1 Continuing employee health and safety but…
… some experts suggest that there may be a different slant about to come to health and safety training. Health and safety is not fixed. It is a process that is continually evolving and for too long, say some, it has been seen as a nuisance.
Training will now be expected to focus on health and safety culture: that is, highlighting the part we all play in being safe and healthy at work.
2 Workforce exposure to technology
There is no doubt that the digital revolution is upon us with more and more of us professionally and personally relying on technology to improve our lives.
The state of connectivity – that is, being ‘connected’ to social media and so on – 24 hours a day could now be reaching harmful proportions. If your staff are unable or unwilling to switch off once they leave work, does it become a health and safety issue? Some experts suggest that 2018 could be the year businesses start to grasp this thorny issue.
3 Office worker lethargy
Many of us will know how we end up sitting at our desks for far longer than we should! When we are busy and emails are flying in, demands for reports and so on, we don’t realise how static we become in our working day.
A recent report in The Lancet suggests that office workers who continually sit for more than eight hours a day are more at risk of premature death. Sedentary living could become a health and safety issue for businesses across the UK in the coming year.
Whichever way you voted and no matter what your opinion of how Brexit will affect your industry, it is happening. With the details being thrashed out, some health and safety moguls are suggesting that the coming year will be the one in which business looks at the smaller details too, including how health and safety will be affected.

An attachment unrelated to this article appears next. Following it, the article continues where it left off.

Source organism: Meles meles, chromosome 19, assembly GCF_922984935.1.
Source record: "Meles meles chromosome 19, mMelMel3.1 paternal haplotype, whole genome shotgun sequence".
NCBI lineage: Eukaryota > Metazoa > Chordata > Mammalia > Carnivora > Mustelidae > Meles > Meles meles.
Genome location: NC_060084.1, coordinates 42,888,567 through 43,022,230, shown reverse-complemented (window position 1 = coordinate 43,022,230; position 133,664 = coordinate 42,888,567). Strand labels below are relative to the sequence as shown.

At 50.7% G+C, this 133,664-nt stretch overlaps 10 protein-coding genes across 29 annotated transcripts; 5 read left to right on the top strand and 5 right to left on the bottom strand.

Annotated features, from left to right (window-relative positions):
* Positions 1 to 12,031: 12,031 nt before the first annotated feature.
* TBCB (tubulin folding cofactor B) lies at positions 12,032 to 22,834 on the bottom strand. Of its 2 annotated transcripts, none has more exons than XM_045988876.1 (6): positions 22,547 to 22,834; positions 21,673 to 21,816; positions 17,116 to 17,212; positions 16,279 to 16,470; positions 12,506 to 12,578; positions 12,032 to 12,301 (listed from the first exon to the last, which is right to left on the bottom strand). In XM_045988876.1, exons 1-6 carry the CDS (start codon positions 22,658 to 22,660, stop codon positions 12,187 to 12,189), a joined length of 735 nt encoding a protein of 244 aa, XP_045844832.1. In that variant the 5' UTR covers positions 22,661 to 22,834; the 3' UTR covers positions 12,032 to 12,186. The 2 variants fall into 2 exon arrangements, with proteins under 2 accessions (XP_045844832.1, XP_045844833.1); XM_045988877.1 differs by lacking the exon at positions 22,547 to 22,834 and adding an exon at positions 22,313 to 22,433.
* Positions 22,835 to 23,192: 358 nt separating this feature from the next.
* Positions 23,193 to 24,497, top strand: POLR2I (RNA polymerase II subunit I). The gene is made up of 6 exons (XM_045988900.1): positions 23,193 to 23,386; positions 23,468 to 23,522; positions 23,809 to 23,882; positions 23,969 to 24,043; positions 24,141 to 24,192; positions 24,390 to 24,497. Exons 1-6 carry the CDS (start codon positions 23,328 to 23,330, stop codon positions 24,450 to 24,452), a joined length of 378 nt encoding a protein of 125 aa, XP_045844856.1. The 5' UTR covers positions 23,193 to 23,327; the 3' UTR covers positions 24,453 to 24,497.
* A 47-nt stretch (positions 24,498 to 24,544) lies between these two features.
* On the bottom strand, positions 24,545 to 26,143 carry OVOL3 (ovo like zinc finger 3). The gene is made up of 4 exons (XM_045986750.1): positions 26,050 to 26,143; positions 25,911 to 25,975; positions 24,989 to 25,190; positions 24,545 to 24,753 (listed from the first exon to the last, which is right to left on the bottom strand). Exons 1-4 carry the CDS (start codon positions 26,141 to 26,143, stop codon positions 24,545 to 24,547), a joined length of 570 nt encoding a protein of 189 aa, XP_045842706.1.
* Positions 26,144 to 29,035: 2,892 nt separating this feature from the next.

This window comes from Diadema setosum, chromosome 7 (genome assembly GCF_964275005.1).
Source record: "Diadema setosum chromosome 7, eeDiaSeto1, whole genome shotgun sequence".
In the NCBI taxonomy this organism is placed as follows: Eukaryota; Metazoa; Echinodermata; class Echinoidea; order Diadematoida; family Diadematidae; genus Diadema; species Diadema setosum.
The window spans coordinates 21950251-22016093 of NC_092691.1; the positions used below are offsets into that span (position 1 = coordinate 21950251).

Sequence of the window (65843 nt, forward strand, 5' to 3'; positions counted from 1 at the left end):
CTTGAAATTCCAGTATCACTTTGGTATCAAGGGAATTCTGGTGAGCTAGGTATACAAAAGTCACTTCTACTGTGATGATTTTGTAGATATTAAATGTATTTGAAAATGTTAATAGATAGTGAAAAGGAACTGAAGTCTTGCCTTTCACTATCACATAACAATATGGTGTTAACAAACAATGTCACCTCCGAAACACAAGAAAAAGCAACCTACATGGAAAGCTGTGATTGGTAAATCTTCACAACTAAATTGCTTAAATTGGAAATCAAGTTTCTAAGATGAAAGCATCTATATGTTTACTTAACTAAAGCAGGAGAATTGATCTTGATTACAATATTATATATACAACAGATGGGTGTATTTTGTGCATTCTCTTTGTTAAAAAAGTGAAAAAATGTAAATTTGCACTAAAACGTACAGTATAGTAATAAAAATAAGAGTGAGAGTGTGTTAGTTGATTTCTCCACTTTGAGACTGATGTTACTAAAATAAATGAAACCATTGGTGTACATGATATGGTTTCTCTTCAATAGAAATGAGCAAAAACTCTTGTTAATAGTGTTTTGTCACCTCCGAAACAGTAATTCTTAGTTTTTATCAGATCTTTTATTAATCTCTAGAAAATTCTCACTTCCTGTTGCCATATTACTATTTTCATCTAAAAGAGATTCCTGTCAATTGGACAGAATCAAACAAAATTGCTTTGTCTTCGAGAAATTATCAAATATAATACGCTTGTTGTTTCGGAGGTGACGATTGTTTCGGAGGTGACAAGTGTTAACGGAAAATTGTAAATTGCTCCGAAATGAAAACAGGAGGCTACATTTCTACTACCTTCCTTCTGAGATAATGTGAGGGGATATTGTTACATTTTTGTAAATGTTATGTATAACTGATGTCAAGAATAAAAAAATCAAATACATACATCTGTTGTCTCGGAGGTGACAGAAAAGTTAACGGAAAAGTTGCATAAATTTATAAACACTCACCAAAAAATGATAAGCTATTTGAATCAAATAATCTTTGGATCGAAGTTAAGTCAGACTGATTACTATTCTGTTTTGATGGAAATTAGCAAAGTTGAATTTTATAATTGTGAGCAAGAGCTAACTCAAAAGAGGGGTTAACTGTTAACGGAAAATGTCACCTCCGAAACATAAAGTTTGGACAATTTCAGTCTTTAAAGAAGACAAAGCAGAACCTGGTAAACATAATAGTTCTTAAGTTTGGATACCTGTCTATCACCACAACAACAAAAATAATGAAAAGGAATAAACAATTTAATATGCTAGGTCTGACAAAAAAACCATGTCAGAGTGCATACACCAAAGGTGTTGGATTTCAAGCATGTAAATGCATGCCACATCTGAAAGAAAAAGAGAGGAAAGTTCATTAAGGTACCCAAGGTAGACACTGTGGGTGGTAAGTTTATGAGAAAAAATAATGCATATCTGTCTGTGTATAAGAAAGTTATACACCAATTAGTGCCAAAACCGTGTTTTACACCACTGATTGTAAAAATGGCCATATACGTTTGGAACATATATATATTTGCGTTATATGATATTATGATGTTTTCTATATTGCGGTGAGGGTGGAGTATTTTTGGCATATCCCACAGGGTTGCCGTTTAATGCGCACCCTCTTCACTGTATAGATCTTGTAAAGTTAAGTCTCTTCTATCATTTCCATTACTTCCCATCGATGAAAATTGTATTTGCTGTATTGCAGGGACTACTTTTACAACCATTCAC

Some suggest that without a legally binding health and safety process, the future could look very different.
5 The tragedy of Grenfell and building safety
The summer tragedy that dominated the headlines saw a tower block blaze taking the lives of 80 people in London. Whilst there are many unresolved and as yet-to-be-discussed issues from this tragedy, it has shone a spotlight on health and safety in terms of fire, sprinklers and other fire prevention systems – and not just in tower blocks.
With the investigation underway, as well as affecting how housing and builders operate, there could be wider H&S implications too.
6 Are directors responsible for health and safety?
It is a question that some legal experts are asking in relation to section 37 which addresses whether directors of a company are directly responsible for health and safety breaches. Legal high fliers suggest that this year, there will be increased discussion on how much authority and responsibility a director has, and how this is investigated when there has been a breach.
What do you think will be hot topics in the coming year?
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